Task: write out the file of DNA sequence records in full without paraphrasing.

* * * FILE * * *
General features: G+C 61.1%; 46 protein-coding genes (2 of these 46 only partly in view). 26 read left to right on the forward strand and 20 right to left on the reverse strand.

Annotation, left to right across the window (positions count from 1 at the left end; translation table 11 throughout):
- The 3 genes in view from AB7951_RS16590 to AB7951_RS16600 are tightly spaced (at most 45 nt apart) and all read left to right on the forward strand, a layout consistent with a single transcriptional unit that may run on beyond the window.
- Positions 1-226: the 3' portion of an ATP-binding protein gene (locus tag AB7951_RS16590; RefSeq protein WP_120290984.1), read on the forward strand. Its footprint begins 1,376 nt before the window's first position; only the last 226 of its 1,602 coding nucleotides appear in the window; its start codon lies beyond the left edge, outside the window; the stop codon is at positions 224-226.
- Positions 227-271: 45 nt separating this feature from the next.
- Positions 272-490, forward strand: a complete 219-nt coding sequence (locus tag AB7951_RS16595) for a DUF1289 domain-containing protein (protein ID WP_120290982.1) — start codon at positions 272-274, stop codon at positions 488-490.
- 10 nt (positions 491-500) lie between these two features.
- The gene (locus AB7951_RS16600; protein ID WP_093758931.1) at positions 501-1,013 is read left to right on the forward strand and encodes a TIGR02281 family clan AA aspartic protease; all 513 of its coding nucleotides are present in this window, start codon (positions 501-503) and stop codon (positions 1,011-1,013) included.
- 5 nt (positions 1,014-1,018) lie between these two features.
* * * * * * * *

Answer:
General features: G+C 61.1%; 46 protein-coding genes (2 of these 46 only partly in view). 26 read left to right on the forward strand and 20 right to left on the reverse strand.

Annotation, left to right across the window (positions count from 1 at the left end; translation table 11 throughout):
- The 3 genes in view from AB7951_RS16590 to AB7951_RS16600 are tightly spaced (at most 45 nt apart) and all read left to right on the forward strand, a layout consistent with a single transcriptional unit that may run on beyond the window.
- Positions 1-226: the 3' portion of an ATP-binding protein gene (locus tag AB7951_RS16590; RefSeq protein WP_120290984.1), read on the forward strand. Its footprint begins 1,376 nt before the window's first position; only the last 226 of its 1,602 coding nucleotides appear in the window; its start codon lies beyond the left edge, outside the window; the stop codon is at positions 224-226.
- Positions 227-271: 45 nt separating this feature from the next.
- Positions 272-490, forward strand: a complete 219-nt coding sequence (locus tag AB7951_RS16595) for a DUF1289 domain-containing protein (protein ID WP_120290982.1) — start codon at positions 272-274, stop codon at positions 488-490.
- 10 nt (positions 491-500) lie between these two features.
- The gene (locus AB7951_RS16600; protein ID WP_093758931.1) at positions 501-1,013 is read left to right on the forward strand and encodes a TIGR02281 family clan AA aspartic protease; all 513 of its coding nucleotides are present in this window, start codon (positions 501-503) and stop codon (positions 1,011-1,013) included.
- 5 nt (positions 1,014-1,018) lie between these two features.